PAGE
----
The Mouth’s Secret Ingredient to Healthfulness: Saliva

How to treat symptoms of dry, burning mouth and tongue 

Keeping the delicate environment of the mouth healthy and balanced is important for the long term

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health of teeth and gums. One of the most important components of a healthy mouth is saliva. Not only does saliva help digest food and make it possible to chew and swallow, it is a natural mouth cleanser helping to fight the ‘bad’ bacteria that can lead to gum disease and tooth decay. The medical term for dry mouth is “xerostomia” and anyone who suffers from it will confirm that it is a very uncomfortable condition making it hard to swallow or eat dry food, sometimes creating a burning sensation on the tongue or in the mouth. If left untreated, dry mouth can lead to oral infections that can potentially spread throughout the body.

Dry mouth is a relatively common condition that may be associated with a change in the basic characteristics of saliva causing reduced salivary flow (hyposalivation) and it frequently has no identifiable cause. There are often associated symptoms suggestive of another oral/tongue complaint called dysesthesia or “burning mouth syndrome”. Both conditions have very similar, frequently overlapping, symptoms, these can include:

  • Xerophthalmia (dry eyes)
  • Inability to cry
  • Blurred vision
  • Photophobia (light intolerance)
  • Burning sensation on tongue and roof of mouth
  • Itching or grittiness
  • Dysphonia (voice changes)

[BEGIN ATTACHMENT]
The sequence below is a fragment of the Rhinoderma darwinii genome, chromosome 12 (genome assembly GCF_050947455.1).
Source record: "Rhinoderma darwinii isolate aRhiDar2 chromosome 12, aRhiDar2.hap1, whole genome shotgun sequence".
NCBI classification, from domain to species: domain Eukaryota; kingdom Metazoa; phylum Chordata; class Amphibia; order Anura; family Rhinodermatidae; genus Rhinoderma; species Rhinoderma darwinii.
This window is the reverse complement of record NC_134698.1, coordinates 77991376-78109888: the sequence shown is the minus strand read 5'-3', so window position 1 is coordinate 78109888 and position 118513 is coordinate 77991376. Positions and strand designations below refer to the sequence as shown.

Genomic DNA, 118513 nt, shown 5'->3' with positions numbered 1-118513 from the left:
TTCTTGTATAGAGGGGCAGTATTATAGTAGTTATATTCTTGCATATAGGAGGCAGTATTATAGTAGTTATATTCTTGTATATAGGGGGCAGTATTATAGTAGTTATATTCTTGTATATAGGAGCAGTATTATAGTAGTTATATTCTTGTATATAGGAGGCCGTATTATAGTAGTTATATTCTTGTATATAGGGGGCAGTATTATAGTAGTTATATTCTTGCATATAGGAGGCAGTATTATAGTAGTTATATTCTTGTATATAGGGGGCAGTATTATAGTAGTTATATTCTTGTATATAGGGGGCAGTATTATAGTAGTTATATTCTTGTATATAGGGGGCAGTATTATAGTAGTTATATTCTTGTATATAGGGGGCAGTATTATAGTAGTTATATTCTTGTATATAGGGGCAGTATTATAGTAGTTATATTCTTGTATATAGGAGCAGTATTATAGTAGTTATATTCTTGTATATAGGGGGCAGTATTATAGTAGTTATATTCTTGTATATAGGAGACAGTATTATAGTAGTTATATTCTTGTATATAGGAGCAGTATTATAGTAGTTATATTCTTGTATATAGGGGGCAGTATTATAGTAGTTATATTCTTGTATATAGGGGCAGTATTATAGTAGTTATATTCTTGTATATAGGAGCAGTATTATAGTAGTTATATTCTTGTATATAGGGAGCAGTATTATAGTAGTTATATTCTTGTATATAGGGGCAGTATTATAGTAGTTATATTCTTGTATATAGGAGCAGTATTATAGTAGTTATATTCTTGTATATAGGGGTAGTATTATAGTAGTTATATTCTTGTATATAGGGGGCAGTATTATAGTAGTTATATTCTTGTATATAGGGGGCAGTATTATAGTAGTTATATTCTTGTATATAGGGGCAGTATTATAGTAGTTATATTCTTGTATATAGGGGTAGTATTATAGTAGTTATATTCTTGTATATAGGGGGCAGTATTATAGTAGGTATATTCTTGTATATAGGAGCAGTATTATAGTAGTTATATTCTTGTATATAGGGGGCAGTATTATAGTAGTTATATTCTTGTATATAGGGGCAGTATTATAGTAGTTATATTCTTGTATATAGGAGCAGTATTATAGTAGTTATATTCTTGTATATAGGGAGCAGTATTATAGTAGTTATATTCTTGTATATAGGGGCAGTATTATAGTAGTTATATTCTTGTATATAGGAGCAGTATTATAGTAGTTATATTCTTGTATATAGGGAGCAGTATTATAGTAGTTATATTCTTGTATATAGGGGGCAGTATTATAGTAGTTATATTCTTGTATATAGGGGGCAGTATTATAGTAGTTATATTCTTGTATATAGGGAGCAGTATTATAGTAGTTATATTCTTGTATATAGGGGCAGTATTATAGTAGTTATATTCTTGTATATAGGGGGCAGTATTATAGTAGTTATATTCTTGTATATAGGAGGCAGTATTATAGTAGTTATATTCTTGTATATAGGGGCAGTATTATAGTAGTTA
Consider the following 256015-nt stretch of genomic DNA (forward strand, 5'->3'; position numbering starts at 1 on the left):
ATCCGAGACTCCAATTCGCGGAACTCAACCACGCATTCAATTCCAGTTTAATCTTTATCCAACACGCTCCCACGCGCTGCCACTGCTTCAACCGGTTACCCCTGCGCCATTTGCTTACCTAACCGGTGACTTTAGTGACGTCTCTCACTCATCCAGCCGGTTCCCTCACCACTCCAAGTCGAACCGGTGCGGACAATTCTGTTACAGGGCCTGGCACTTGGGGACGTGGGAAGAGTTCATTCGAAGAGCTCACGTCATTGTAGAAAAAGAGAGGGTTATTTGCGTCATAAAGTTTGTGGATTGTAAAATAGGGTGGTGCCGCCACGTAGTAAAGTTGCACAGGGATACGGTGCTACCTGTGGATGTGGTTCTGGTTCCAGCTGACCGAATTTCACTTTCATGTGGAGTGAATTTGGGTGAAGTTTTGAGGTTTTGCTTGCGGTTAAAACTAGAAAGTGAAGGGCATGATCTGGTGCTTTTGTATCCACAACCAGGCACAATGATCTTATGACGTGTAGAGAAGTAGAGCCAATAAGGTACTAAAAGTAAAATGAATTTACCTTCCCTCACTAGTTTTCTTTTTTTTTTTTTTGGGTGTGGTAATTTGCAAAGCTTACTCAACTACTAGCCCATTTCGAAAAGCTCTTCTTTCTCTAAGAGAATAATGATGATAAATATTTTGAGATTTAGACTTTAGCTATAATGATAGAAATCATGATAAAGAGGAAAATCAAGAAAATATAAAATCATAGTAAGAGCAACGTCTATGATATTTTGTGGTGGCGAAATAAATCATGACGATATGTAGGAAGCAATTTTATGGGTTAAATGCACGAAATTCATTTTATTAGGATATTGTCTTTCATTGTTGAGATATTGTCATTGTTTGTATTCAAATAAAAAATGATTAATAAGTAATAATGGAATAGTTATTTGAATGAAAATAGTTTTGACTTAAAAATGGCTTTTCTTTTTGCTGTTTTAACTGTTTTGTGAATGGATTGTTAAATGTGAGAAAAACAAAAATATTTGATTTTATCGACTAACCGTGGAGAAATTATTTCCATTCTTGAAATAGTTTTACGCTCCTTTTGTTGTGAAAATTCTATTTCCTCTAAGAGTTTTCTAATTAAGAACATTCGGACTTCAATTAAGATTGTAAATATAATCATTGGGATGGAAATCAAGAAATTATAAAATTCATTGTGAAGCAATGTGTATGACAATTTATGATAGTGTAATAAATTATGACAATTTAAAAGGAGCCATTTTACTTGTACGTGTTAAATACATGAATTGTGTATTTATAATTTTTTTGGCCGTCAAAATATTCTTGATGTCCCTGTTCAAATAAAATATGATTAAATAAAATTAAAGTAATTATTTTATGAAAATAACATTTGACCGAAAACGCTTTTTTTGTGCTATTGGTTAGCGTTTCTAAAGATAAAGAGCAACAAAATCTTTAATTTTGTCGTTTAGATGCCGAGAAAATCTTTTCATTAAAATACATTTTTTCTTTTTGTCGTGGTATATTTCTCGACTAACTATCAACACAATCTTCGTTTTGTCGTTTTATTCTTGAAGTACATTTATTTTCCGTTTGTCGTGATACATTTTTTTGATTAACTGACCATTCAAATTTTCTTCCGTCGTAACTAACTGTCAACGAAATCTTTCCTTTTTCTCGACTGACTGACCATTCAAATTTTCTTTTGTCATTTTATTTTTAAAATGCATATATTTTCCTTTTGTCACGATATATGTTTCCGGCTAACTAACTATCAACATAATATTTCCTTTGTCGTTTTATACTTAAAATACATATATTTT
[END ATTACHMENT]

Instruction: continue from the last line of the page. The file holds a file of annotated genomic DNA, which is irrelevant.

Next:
• Sticky or tacky tongue sensation
  • Feeling of swelling in the tongue

Since saliva flow is reduced while sleeping, it is common to wake up with dry mouth that usually subsides after eating or drinking. It is a common symptom associated with some chronic diseases but dry mouth symptoms may also be in indication of simple dehydration. Dry/burning mouth can also be caused by:

  • Stress
  • Anxiety
  • Depression
  • Change in hormonal balance (Menopause)
  • Sjogren’s syndrome (expanded issues related to reduced overall mucous flow including dry eyes and mouth)
  • Vitamin deficiencies
  • Diabetes, Parkinson’s disease and auto-immune diseases, or diseases that affect the immune systems response, such as HIV/AIDS
  • Oral Thrush or Intestinal Candida
  • Snoring
  • Excessive use of alcohol
  • Smoking
  • Chemo and radiotherapy
  • Prescription drug therapy

With dry mouth it is important to keep in mind the greater potential for tooth decay and gum disease that comes along with it, and be diligent about following good oral hygiene habits, including brushing at least twice a day, flossing every day and visiting your dentist for a checkup and cleaning at least twice a year.

Managing simple dry mouth symptoms can be as easy as following these suggestions:

  • Drink water frequently to keep the mouth moist and to help loosen mucus.
  • Suck on sugar-free hard candies, ice chips, or sugar-free popsicles. Chew sugarless gum (gums containing (xylitol). Both of these actions can help to stimulate saliva flow.
  • Avoid commercial mouth rinses and mouthwashes containing alcohol or peroxide.